Column: Is it possible to 'have it all' in life?
Recently I heard a woman say that the women of today have to start thinking that they can't have it all. First, I would have to define what is "all."
When I was in high school, I didn't have any grandiose ideas of what I wanted out of life. I think maybe the women of today are more mature, so maybe they think about the future more than I did at that age.
All I wanted to be was a wife and mother. I had good grades in high school and since I graduated in January of the year and had a B average, I could have gone immediately into college. However, I waited until the fall of the year and then I had to take an entrance exam at the college of my choice, which I didn't pass.
After graduation I stayed at a resort in Michigan that my aunt and uncle owned. I worked as a waitress, saving as much as I could, thinking it would go toward college. However, my boyfriend asked me during that summer if I would marry him. We had gone together all through high school so knew each other very well. So, I said yes, and we planned for a fall wedding. Funds were limited, so we had to plan carefully. Neither of our parents were in a position to dish out a lot of money. My boyfriend had one year of university to his credit, so of course, his father tried to talk us out of getting married, but we went ahead and married anyway.
My husband had a football scholarship, so his tuition and books were paid for. However, after we were married we realized that we both would have to work in order to pay our bills, so he quit the football team. I went to work as a comptometer operator with Ford Motor Company, he continued to work for a funeral home as an ambulance and hearse driver. We never had to ask our parents for help.We were only married a few months when I became pregnant, and that was a surprise. I worked up until my daughter was born and my husband changed jobs and worked from 4 p.m. to midnight, loading semis and still going to school during the day. After completing his Bachelor's Degree, he went on four more years to Seminary.
Getting back to my opening paragraph about women wanting it all. "All" to me is wanting a home, a car, the latest in furnishings, traveling and clothes. That idea never crossed my mind. We had hand-me-down furniture until our five children left home. We never owned a home until my husband left the ministry. At that time, a member of our congregation offered to buy a house for us, and as soon as we were employed, we paid him off. After my husband left the ministry, both of us found jobs that were very good paying and we were able to pay off any debts, which were few.It never even occurred to me about getting new furniture or the newest gadgets that seem to be a part of a household. Most of the furniture we had was adequate and didn't look that bad. I refinished almost all of the furniture, and to me it looked nice. Our car was moderately priced, and as it wore out, we were able to purchase another. But times did change and when charge cards came on the scene, especially when the kids were small, that helped us through some of the hard times.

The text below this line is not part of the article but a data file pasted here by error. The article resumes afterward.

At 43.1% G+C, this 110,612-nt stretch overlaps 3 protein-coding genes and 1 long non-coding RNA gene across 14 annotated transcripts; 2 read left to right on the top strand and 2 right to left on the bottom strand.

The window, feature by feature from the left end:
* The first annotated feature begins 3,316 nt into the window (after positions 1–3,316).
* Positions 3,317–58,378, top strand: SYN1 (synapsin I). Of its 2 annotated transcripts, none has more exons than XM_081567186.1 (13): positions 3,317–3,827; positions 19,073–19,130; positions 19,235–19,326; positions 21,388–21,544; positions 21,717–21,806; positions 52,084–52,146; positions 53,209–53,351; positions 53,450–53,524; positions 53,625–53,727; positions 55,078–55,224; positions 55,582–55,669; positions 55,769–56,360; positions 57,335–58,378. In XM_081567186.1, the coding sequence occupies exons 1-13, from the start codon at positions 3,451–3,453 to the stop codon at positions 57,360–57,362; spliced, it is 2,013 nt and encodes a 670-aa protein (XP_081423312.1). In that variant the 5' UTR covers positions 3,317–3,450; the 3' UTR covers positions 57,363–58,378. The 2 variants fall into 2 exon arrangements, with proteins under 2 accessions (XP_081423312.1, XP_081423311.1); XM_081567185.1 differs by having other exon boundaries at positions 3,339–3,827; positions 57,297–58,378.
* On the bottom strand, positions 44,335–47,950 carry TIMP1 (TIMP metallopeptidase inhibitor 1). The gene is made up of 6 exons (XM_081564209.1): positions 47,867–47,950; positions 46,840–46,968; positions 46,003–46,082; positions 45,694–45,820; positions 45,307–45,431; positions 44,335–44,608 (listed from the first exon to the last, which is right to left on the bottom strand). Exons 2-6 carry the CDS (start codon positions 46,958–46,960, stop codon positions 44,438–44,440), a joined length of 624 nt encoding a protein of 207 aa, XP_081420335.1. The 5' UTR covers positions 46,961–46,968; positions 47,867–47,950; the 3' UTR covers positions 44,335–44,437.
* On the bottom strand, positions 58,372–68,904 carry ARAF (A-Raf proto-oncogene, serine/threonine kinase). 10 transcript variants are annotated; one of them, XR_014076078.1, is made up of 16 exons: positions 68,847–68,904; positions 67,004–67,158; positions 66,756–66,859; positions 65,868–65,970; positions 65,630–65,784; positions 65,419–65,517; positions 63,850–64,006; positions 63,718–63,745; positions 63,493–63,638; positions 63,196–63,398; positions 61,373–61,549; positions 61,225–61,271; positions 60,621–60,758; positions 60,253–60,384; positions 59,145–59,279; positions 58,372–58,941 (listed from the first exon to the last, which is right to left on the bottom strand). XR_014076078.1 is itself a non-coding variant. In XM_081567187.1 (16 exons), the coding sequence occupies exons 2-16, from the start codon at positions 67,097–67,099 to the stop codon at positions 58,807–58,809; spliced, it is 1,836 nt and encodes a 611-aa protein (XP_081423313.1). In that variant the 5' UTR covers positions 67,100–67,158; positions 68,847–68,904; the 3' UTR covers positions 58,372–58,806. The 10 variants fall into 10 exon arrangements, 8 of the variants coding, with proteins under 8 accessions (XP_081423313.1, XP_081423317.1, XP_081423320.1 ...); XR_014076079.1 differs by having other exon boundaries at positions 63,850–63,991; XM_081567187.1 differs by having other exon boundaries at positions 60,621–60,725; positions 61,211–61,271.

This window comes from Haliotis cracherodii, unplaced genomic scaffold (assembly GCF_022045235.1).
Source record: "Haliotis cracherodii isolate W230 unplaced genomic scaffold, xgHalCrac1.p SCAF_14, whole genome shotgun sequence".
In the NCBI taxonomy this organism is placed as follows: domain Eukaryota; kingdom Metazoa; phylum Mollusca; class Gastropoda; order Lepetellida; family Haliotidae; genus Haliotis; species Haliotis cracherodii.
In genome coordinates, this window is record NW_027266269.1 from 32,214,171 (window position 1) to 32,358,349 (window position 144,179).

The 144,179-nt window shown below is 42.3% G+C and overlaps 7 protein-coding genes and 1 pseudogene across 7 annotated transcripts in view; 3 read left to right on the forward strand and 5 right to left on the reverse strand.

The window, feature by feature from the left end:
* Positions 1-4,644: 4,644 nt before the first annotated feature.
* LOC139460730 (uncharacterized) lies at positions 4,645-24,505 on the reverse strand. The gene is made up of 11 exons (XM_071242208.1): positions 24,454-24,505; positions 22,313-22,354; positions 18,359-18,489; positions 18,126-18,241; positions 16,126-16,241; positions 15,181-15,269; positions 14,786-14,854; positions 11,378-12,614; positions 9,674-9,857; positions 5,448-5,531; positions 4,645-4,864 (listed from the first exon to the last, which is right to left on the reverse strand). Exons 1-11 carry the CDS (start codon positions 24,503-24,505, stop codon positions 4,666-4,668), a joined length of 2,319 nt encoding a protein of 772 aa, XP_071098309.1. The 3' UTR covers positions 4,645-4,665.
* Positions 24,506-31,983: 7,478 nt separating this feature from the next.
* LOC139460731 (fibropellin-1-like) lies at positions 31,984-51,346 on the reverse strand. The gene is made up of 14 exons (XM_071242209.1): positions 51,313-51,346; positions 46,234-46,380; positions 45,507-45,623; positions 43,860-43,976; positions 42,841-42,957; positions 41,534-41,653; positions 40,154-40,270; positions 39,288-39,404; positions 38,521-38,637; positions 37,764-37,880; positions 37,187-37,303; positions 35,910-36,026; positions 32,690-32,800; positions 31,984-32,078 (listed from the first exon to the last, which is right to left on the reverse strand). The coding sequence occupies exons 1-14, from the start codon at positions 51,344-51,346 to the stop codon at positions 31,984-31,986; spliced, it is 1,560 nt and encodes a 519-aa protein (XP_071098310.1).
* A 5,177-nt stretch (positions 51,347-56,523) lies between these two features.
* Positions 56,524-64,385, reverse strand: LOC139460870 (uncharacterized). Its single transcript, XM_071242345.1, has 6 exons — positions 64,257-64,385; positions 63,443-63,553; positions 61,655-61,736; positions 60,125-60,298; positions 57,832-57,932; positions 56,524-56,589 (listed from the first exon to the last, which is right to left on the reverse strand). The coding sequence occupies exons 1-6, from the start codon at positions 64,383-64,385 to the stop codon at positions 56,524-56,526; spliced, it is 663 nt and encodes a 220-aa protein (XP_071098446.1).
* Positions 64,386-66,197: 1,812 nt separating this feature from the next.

When the children left home and were on their own, I think we went a little crazy in buying things. I must admit, however, now that I am much older, that sometimes there is more satisfaction in anticipating things as there is when you finally can afford them. With both of us working and no more kids to support, we could buy most anything we wanted; it was a case of the "want" and not the "need."
I wonder sometimes why we think we have to have so much. The problem, I think, is that many of us have to "keep up with Joneses." We see our friends getting things and we think we have to have them too. Most of us are conformists. Whether we are middle class or poor, we still feel that we have to have what the other guy has. Many women today also feel that they need to get a college education, so that they can compete with men in the workforce. I do believe, however, if that's the case they should get equal pay. But the problem arises when the children come along and the woman is expected to work and not only keep the house, but do all the menial tasks around the house. I do know men chip in, and do help around the house, but very few stay at home and take on the role as homemaker and mother.
So, is it really worth it? Several of my grandchildren graduated from college and couldn't find a job that paid enough to live off. My one granddaughter lived with me and got a job with a chiropractor. Her intention was to save enough to move into an apartment. Well, that never happened. Her employer didn't pay her enough so she could do that. She had a college degree and when I went to see her at her work, she was dusting and vacuuming the office. Nothing that her degree was about had anything to do with what she was employed to do.
Life is filled with choices, and I think sometimes we don't think about the choices we make before we make them. My generation seemed to have more common sense, because most of us struggled to get where we are The upcoming generation has had many things handed to them, and now it is hard for them to adjust. With the economy the way it is and cut backs being made all over, it is hard to save for the future. The cycle continue, and I suspect another generation will come along that will be able to cope a little better with life then the "I want it now" generation.